Our need to find an “unspoiled place” (485) tends to overwhelm our sense of adventure when traveling. Percy gives the example of the couple who go to Mexico only to be surrounded by Americans from Iowa. There is nothing authentic about traveling to another country and spending time with other Americans; it would be more authentic to spend time with the natives. But do we really want that? Percy thinks not. Sightseers who enjoy their trip and are in awe of what they have seen are willing to spoil it by sharing the experience with others. They invite friends to take a return trip only because they want to play the tour guides and witness others’ view of the site through their own eyes. The real anxiety in traveling is indeed the other side of the coin: “For at any minute, something could go wrong. A fellow Iowan might emerge from a ‘dobe hut; the chief might show them his Sears catalog.” (486) We don’t want our view of the world to be spoiled by the reality that there are no true unspoiled natives anymore. Fortunately for me, taking the back roads throughout America enabled me to see a side of the nation that few are able to see. I experienced true hospitality in Oklahoma. My hostess woke at five in the morning in order to make me breakfast before I left to continue my trip. She told me that her neighbors would be horrified to learn that she had let me go without a good meal. I did not realize that such simple, hometown values still existed. Percy states that “When a caste system becomes absolute, envy disappears.” (487) He is referring to the fact that we are eager to admit our lack of knowledge about any subject in order to defer to someone who is a self-proclaimed expert. I did not appreciate the knowing tone of my friends’ voices when they insisted that of course my Oklahoma hostess would get up earlier than I did, everyone knows that. It ruined my memory of the rich breakfast to know that it was done out of obligation rather than a simple desire to be a good hostess.

    Based on my disappointment with my friends’ know-it-all attitudes, I do not fit into Percy’s generalization about how people experience a loss of sovereignty, the situation in which they give over the their discoveries to those who are experts on the subject. Rather than reveling in our discoveries and making our own inferences, we immediately look to others to translate it for us. I do not fit into this theory. I took a tour of Elvis Presley’s home, Graceland while visiting Memphis. After paying for the tour and being driven on a bus to the actual mansion, I wore a headset which explained what I was seeing. It was connected to a Walkman with a tape, so I was able to listen to the guided tour at my own pace. At times, I stopped the tape in order to linger at certain sights: Elvis’ guitar collection, certain 60’s tacky furniture, and the graceful horses. Each time I paused the tape, I was able to hear the other tourists while they discussed Elvis Presley as if they knew him. They rambled on about the tabloid aspects of his life, of which I was not the least bit interested. Instead, I tuned out the other tourists and really paid attention to what I was seeing. I imagined the famous musician sitting on his psychedelically-colored furniture with his wife and daughter, either winding down from a long day, or joining them after a long session in the recording studio. I wondered what went through their heads when they picked out the colors for the house – did they design it themelves, or did they hire a decorator? The beauty in the tour is that my questions were not answered by the tapes; there was still much more to be discovered.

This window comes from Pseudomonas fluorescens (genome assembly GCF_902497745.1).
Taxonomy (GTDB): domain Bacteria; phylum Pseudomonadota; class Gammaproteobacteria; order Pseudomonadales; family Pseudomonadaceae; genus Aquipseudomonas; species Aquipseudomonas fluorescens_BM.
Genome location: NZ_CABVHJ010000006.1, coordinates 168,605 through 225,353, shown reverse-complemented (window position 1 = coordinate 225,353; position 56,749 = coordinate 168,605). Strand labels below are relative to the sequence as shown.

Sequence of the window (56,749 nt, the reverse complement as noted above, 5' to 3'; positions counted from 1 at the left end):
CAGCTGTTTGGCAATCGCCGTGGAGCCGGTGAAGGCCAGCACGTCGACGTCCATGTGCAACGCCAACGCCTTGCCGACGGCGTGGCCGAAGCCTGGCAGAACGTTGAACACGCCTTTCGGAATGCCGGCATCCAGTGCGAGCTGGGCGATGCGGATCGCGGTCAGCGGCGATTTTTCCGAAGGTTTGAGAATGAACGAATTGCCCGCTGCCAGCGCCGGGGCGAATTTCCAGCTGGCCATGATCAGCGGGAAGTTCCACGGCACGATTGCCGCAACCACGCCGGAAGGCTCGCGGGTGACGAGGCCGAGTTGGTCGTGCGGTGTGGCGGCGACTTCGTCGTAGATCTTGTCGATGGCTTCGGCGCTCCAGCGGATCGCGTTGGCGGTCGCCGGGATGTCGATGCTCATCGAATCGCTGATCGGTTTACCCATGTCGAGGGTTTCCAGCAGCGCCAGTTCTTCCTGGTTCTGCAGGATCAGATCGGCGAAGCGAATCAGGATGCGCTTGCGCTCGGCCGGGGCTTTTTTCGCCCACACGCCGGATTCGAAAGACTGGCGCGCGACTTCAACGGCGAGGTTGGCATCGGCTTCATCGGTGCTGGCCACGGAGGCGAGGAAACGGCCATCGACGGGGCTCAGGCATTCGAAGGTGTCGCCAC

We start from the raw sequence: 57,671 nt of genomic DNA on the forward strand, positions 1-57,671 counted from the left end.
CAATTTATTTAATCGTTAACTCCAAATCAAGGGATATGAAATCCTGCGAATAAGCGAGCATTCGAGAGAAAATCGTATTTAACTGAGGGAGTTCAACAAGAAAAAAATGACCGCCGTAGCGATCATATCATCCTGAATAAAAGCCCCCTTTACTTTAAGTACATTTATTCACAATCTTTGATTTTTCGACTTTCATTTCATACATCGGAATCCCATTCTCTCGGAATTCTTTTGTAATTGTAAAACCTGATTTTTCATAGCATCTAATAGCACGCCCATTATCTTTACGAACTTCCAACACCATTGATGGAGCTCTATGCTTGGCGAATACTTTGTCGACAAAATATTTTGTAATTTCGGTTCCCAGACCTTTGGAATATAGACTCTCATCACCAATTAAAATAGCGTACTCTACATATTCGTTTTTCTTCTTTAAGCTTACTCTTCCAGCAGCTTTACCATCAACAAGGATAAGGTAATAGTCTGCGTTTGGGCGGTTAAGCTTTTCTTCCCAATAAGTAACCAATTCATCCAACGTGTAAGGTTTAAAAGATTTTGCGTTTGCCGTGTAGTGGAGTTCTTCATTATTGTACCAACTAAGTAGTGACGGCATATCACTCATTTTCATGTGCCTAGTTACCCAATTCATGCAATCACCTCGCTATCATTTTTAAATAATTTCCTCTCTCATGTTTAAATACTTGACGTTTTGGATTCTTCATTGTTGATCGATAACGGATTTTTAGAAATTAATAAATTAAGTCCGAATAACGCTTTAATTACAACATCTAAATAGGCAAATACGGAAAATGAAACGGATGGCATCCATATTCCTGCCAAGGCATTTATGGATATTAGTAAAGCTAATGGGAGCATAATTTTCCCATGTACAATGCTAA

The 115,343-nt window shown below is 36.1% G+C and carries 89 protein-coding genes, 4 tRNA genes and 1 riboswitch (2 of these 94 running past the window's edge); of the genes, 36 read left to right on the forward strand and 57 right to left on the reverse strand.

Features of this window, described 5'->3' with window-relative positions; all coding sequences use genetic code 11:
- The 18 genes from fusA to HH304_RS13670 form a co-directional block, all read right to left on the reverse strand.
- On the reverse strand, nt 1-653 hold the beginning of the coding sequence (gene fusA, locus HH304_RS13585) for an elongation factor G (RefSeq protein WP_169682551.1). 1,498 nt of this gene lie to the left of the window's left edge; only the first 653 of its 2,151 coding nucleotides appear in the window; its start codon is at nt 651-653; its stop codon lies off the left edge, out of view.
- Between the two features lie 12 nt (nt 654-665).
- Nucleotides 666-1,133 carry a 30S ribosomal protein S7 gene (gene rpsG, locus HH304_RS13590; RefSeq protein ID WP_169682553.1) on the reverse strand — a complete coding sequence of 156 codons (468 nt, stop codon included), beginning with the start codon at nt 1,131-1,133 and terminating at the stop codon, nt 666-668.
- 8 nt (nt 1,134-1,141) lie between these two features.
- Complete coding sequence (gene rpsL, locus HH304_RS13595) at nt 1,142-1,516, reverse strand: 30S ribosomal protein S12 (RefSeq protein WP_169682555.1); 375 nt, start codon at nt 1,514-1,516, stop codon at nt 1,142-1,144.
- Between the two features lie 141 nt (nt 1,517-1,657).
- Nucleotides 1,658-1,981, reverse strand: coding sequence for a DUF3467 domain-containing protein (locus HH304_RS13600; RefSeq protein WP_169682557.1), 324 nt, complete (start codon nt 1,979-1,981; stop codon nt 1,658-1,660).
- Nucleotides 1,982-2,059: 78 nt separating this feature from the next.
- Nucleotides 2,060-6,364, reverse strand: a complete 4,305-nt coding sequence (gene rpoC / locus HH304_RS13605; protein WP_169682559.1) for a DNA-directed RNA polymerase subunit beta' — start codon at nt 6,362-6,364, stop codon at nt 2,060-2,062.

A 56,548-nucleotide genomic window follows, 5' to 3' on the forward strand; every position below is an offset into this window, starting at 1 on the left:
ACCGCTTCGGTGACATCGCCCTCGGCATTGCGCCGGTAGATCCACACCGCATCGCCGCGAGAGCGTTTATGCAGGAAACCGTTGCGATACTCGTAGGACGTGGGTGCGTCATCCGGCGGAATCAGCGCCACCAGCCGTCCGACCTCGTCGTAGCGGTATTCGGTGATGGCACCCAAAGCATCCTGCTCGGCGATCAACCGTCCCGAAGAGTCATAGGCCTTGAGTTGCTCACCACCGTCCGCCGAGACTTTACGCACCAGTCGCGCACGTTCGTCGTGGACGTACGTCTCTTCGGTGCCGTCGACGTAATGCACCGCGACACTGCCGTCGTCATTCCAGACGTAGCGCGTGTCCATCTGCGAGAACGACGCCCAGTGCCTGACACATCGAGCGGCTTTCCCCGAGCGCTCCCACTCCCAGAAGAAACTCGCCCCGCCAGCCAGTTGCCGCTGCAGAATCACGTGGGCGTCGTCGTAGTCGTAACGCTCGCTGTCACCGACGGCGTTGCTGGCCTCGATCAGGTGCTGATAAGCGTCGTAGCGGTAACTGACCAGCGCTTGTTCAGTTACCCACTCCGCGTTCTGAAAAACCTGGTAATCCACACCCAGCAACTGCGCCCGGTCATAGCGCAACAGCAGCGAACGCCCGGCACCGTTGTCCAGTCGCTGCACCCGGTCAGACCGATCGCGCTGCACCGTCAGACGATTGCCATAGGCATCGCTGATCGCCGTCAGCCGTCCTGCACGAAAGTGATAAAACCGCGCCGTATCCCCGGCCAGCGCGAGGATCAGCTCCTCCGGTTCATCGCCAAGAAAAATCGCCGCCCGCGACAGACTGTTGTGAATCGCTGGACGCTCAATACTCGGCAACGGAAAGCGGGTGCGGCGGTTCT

In conclusion, Percy’s loss of creature is simply a state of mind. We can go through life on auto-pilot, seeing sights the way others want us to see them. A better option is to go off the beaten path and experience (within reason) life without tour guides, without a velvet rope to lead the way while we stand in line, and certainly without so-called experts to explain that which requires no explanation. I had a genuine feeling of discovery when, as I drove through Arkansas, I happened through Bill Clinton’s hometown – a place called Hope. Residents were reluctant to talk about the former President unless asked. I did not ask, I merely looked, listened, smelled and felt it for myself.